It's been six years since we last had our outing as Death in Darksiders II, who was trying to clear the name of his brother War from the first game. Fortunately, I've recently been able to take up the reigns of War and Death's sister, Fury, in a hands-on preview of Darksiders III by developers Gunfire Games (Darksiders II: Deathinitive Edition).
Worth noting is the fact that Gunfire Games was started by the president, and six other members of former Darksiders developers Vigil Games who then later became Crytek USA. The history of these core members as part of the Darksiders franchise shows as Fury, with her fiery visage and fast-paced fighting abilities, looks and acts like she would feel perfect alongside her two brothers and the up to now unseen Strife.
One way to truly explain the changes to Darksiders III, compared to the previous games, is that it's become a little more Souls-like. Indeed, one of the major inspirations is that the world is now an interconnected whole, acting as a sort of single giant dungeon in which you work your way through different paths. To create the sense of progression, as you take down one of the bosses, all other enemies will become more difficult. To a point, they will be scaling with you based on your progression, rather than your level and abilities. In the case of the demo I played through, I found myself facing Sloth, a huge insectoid creature, sat on a throne and being moved about by his minions.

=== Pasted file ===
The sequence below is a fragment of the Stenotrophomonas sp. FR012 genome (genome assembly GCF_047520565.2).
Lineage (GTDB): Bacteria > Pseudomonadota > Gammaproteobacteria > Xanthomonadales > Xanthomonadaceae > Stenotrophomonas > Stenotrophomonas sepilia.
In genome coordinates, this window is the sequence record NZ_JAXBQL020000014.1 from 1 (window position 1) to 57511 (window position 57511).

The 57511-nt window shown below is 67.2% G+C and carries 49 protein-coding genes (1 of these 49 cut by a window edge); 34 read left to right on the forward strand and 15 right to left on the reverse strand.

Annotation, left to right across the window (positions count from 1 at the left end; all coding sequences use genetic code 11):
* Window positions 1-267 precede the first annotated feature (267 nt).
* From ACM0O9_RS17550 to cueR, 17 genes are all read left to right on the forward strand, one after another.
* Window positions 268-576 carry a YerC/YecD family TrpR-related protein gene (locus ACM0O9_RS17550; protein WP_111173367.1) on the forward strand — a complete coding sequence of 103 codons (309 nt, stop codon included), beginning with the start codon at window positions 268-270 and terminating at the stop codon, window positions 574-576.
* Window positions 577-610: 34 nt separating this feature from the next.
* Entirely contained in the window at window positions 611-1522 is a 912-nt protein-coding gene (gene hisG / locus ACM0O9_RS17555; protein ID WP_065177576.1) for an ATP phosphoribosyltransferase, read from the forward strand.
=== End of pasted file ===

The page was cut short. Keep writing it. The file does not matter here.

If the area I played through is an example of all those found in Darksiders III, they'll be quite expansive but also very complex. At least a few times I found myself lost or at least confused on how to progress, meaning I did backtrack. At the same time, I was also able to find some secret areas and learn a few mechanics through observation, or trial and error. For example, there were glowing rocks blocking a path. To open the path I had to pick up an insect and move it to a pile of goo dropped by something hanging from the roof that I attacked. It ate some of the goo, grew and started glowing. This was, once picked up, effectively a bomb that is designed to specifically open these areas, though it can be used as a weapon.
The only problem I can say I have with it is that there is no real map or minimap. This is by design though. Much like the Souls games, the way the game is laid out is designed to incentivise and reward exploration. I just found myself hitting a few seeming dead-ends and having to backtrack, only to head back once again and find my way through. I do have to admit, part of this was me missing holes or other areas I could crawl through. However, one point was due to the game not raising a button prompt (explanation) telling me that I could use my whip-attack button when jumping to use the chain whip to hook onto and act as a swing-rope. Granted, it is a preview build and seemingly towards the end of one of the games path. I doubt it will be indicative of the final quality of the game, nor do I imagine you'd need a button prompt at a later stage. There'll likely be a tutorial area that covers everything.